Wednesday, August 31, 2011

And on the 7th day he rested

Spent the day catching up on sleep and writing. Actually enjoyed not lifting my camera once today. Back at it bright and early tomorrow.

Tuesday, August 30, 2011

Day 6: Sick of listening to ravens

Spent much of the day back in the same location as yesterday. No wolf activity but the ravens and eagles where quite active further upstream. After three hours of sitting in my makeshift blind I wandered upstream to see what was so interesting and discovered the remains of about a dozen coho that had been killed by wolves the day before (likely around the time we were photographing the pups).

For some more images of the area check out the awesome photos of Douglas Brown at his website:

More info on my project at:

One of the many ravens lingering along a salmon bearing stream and feeding on the remains of coho killed the day before by wolves.

Monday, August 29, 2011

Day 5: Puppies!

Doug and I walked into a area where he has found wolves fishing for salmon in past years to see if there were fish running in the stream yet. Apparently we weren't the only one's curious about it!

Three curious wolf pups in a wet meadow.

Two ravens discussing the morning's events.

Learn more about my project on Wolves in the Pacific Northwest!

Sunday, August 28, 2011

Day 4: Quiet day on the water

Calm morning water on an inlet north of Bella Bella

Jumping chum salmon are a common sight in the still waters close to fresh water streams at the moment

Saturday, August 27, 2011

Day 3: Salmon are spawning!

We discovered a stream in an inlet northeast of Bella Bella today in which the chum salmon have started moving into and spawning. Along the banks close to the mouth we also discovered about a half dozen carcasses that had been fed on by wolves and a couple of fresh scats.

Spawned out chum salmon in a small stream in the Great Bear Rainforest.
Chum salmon carcass with the top of the head removed by a wolf and a fresh wolf scat besides it.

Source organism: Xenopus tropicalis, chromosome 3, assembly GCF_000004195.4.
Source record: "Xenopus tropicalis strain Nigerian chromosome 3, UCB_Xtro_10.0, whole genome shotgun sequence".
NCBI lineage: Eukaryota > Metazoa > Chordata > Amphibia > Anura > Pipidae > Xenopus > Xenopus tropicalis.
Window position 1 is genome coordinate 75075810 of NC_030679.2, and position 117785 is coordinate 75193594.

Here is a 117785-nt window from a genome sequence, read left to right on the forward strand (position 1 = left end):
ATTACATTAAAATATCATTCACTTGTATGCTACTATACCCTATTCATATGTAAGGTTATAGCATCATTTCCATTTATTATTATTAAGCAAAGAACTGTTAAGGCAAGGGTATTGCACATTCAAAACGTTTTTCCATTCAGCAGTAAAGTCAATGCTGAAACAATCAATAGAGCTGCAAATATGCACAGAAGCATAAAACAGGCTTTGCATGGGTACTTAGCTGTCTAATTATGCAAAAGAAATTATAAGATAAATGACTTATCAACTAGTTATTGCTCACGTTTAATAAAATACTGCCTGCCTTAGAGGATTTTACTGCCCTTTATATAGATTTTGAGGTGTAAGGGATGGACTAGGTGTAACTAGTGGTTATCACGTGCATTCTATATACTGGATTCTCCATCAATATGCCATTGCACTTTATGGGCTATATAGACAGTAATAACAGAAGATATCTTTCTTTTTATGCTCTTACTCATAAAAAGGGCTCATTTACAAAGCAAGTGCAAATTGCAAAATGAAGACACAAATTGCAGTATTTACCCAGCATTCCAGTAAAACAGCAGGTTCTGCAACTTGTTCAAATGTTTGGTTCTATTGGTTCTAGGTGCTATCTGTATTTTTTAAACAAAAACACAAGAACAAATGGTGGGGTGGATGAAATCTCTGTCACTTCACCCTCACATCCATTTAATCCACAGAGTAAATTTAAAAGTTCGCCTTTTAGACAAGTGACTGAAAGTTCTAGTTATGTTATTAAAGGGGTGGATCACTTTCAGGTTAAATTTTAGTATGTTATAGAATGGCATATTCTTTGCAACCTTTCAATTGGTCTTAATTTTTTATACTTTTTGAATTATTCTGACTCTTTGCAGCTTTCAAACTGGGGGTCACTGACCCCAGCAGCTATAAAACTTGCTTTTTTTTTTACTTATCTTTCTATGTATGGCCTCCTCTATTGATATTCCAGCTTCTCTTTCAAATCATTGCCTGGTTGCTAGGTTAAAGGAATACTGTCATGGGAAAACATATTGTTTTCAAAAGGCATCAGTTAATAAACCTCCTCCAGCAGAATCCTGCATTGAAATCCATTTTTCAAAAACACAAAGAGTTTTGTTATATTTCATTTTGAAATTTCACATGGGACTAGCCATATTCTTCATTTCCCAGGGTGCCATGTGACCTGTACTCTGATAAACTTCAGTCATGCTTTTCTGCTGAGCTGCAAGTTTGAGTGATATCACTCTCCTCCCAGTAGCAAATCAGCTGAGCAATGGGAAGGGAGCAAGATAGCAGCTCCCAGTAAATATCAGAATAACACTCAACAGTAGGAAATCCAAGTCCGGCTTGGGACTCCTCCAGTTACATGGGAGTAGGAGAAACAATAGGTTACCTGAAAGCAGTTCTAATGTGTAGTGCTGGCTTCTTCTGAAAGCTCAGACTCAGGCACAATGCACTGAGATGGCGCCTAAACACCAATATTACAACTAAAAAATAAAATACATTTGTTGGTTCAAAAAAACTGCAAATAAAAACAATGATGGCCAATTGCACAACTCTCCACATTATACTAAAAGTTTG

Learn more about my project Wolves in the Pacific Northwest.

Friday, August 26, 2011

Great Bear Rainforest Day 1-2

View from the flight into Bella Bella-a maze of rainforest clad islands
and wandering ocean inlets bounded by the Coast Range to the east
View from the water on my first day out in the field.

Doug Brown, the field station manager for Raincoast Conservation Foundation,
and my guide, spotted this wolf along the shore of a small island northeast of Bella Bella

Sunshine and wolves greeted me on my first day in the field here on the central coast of British Columbia. The salmon are gathering at the mouths of the creeks and rivers here.

Learn more about my current project on Wolves in the Pacific Northwest!

Friday, August 12, 2011

Wolves of the Pacific Northwest

Contact David at to support his project! 

A unique and fascinating story is waiting to be told about one of the world’s most intriguing animals and its place in the diverse and striking landscapes of the Pacific Northwest; from wild coastlines and rainforests to remote mountain ranges and inhospitable deserts.
  • How do wolves survive in a temperate rainforest and how is this different from their behavior and ecology in the harsh high deserts east of the Cascades and BC Coast Range?
  • What have been the impacts of over a century of wolf extirpation from Western Washington and Oregon?
  • What are the prospects and ecological significance of their recovery across Oregon, Washington and Northern California?
  • What is the cultural significance of this iconic predator for indigenous peoples of the region and for modern western culture in the Northwest?